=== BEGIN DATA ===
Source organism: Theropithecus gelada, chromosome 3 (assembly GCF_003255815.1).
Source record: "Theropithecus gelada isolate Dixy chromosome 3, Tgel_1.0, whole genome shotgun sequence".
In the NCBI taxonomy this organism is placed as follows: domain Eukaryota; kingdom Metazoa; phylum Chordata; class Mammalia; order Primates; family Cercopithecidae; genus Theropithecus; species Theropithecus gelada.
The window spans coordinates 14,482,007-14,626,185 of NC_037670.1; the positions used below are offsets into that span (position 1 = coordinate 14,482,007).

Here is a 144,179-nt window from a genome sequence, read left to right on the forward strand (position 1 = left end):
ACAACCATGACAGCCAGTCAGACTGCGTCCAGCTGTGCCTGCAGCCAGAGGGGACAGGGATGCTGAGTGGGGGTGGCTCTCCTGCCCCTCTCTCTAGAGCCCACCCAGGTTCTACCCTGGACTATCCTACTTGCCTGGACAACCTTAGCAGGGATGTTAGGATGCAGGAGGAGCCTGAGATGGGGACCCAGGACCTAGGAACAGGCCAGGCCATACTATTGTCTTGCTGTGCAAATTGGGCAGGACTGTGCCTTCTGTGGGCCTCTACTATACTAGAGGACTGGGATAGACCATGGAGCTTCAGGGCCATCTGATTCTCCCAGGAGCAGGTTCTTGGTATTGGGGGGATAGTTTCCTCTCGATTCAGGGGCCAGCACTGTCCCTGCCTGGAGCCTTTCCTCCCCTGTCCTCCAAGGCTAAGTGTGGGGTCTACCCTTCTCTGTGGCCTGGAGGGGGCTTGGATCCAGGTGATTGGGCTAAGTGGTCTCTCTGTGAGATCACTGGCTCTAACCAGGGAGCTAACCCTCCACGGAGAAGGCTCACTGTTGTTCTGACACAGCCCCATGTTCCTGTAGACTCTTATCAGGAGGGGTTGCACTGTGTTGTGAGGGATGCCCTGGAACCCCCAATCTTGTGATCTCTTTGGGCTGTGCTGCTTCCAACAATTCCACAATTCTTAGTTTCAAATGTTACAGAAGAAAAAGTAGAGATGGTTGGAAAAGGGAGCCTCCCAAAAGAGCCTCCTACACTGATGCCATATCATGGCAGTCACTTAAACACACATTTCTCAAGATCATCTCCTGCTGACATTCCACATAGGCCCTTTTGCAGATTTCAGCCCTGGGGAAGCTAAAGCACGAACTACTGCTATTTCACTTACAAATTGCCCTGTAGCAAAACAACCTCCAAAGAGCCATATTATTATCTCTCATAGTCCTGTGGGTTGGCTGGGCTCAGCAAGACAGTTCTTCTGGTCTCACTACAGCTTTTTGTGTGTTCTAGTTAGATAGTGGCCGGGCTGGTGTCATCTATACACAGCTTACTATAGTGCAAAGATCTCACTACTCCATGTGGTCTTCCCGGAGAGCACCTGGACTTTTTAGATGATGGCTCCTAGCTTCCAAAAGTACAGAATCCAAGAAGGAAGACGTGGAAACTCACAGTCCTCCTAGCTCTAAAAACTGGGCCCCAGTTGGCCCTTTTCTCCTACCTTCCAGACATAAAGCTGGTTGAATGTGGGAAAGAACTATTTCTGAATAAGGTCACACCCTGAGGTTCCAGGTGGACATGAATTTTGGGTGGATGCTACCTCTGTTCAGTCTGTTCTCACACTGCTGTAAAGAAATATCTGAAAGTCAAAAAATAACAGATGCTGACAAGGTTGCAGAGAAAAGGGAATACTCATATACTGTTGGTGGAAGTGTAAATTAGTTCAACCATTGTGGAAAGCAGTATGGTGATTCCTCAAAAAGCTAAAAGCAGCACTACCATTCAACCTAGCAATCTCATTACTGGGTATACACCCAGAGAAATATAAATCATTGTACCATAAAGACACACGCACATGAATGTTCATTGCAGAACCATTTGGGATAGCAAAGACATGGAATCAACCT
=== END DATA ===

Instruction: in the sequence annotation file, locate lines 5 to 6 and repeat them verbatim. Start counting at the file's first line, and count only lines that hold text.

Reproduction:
Here is a 144,179-nt window from a genome sequence, read left to right on the forward strand (position 1 = left end):
ACAACCATGACAGCCAGTCAGACTGCGTCCAGCTGTGCCTGCAGCCAGAGGGGACAGGGATGCTGAGTGGGGGTGGCTCTCCTGCCCCTCTCTCTAGAGCCCACCCAGGTTCTACCCTGGACTATCCTACTTGCCTGGACAACCTTAGCAGGGATGTTAGGATGCAGGAGGAGCCTGAGATGGGGACCCAGGACCTAGGAACAGGCCAGGCCATACTATTGTCTTGCTGTGCAAATTGGGCAGGACTGTGCCTTCTGTGGGCCTCTACTATACTAGAGGACTGGGATAGACCATGGAGCTTCAGGGCCATCTGATTCTCCCAGGAGCAGGTTCTTGGTATTGGGGGGATAGTTTCCTCTCGATTCAGGGGCCAGCACTGTCCCTGCCTGGAGCCTTTCCTCCCCTGTCCTCCAAGGCTAAGTGTGGGGTCTACCCTTCTCTGTGGCCTGGAGGGGGCTTGGATCCAGGTGATTGGGCTAAGTGGTCTCTCTGTGAGATCACTGGCTCTAACCAGGGAGCTAACCCTCCACGGAGAAGGCTCACTGTTGTTCTGACACAGCCCCATGTTCCTGTAGACTCTTATCAGGAGGGGTTGCACTGTGTTGTGAGGGATGCCCTGGAACCCCCAATCTTGTGATCTCTTTGGGCTGTGCTGCTTCCAACAATTCCACAATTCTTAGTTTCAAATGTTACAGAAGAAAAAGTAGAGATGGTTGGAAAAGGGAGCCTCCCAAAAGAGCCTCCTACACTGATGCCATATCATGGCAGTCACTTAAACACACATTTCTCAAGATCATCTCCTGCTGACATTCCACATAGGCCCTTTTGCAGATTTCAGCCCTGGGGAAGCTAAAGCACGAACTACTGCTATTTCACTTACAAATTGCCCTGTAGCAAAACAACCTCCAAAGAGCCATATTATTATCTCTCATAGTCCTGTGGGTTGGCTGGGCTCAGCAAGACAGTTCTTCTGGTCTCACTACAGCTTTTTGTGTGTTCTAGTTAGATAGTGGCCGGGCTGGTGTCATCTATACACAGCTTACTATAGTGCAAAGATCTCACTACTCCATGTGGTCTTCCCGGAGAGCACCTGGACTTTTTAGATGATGGCTCCTAGCTTCCAAAAGTACAGAATCCAAGAAGGAAGACGTGGAAACTCACAGTCCTCCTAGCTCTAAAAACTGGGCCCCAGTTGGCCCTTTTCTCCTACCTTCCAGACATAAAGCTGGTTGAATGTGGGAAAGAACTATTTCTGAATAAGGTCACACCCTGAGGTTCCAGGTGGACATGAATTTTGGGTGGATGCTACCTCTGTTCAGTCTGTTCTCACACTGCTGTAAAGAAATATCTGAAAGTCAAAAAATAACAGATGCTGACAAGGTTGCAGAGAAAAGGGAATACTCATATACTGTTGGTGGAAGTGTAAATTAGTTCAACCATTGTGGAAAGCAGTATGGTGATTCCTCAAAAAGCTAAAAGCAGCACTACCATTCAACCTAGCAATCTCATTACTGGGTATACACCCAGAGAAATATAAATCATTGTACCATAAAGACACACGCACATGAATGTTCATTGCAGAACCATTTGGGATAGCAAAGACATGGAATCAACCT